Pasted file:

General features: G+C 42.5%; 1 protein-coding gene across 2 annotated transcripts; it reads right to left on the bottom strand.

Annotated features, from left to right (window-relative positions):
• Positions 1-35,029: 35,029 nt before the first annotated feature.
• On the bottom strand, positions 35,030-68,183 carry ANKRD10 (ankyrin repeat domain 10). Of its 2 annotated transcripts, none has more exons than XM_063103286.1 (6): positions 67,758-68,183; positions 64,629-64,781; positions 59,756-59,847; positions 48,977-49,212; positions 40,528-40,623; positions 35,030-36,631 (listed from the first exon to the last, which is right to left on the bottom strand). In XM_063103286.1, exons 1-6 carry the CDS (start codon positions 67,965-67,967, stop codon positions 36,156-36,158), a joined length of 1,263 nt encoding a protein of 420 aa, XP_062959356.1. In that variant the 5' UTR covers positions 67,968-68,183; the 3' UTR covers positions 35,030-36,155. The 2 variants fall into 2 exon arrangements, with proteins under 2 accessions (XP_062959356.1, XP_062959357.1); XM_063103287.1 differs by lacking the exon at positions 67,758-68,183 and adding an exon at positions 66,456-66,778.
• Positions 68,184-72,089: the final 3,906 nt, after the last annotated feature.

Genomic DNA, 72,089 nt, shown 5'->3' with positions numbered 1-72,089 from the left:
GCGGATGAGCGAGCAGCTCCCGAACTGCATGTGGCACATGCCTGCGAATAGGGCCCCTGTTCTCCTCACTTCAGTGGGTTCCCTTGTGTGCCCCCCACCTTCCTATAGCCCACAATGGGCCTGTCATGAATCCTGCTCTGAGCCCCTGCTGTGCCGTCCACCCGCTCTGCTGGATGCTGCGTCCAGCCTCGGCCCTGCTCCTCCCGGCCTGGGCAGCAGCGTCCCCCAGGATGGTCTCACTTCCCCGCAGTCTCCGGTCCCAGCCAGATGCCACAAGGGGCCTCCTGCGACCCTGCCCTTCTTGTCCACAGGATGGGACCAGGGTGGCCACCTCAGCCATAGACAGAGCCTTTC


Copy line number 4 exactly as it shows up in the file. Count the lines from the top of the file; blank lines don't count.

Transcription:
• On the bottom strand, positions 35,030-68,183 carry ANKRD10 (ankyrin repeat domain 10). Of its 2 annotated transcripts, none has more exons than XM_063103286.1 (6): positions 67,758-68,183; positions 64,629-64,781; positions 59,756-59,847; positions 48,977-49,212; positions 40,528-40,623; positions 35,030-36,631 (listed from the first exon to the last, which is right to left on the bottom strand). In XM_063103286.1, exons 1-6 carry the CDS (start codon positions 67,965-67,967, stop codon positions 36,156-36,158), a joined length of 1,263 nt encoding a protein of 420 aa, XP_062959356.1. In that variant the 5' UTR covers positions 67,968-68,183; the 3' UTR covers positions 35,030-36,155. The 2 variants fall into 2 exon arrangements, with proteins under 2 accessions (XP_062959356.1, XP_062959357.1); XM_063103287.1 differs by lacking the exon at positions 67,758-68,183 and adding an exon at positions 66,456-66,778.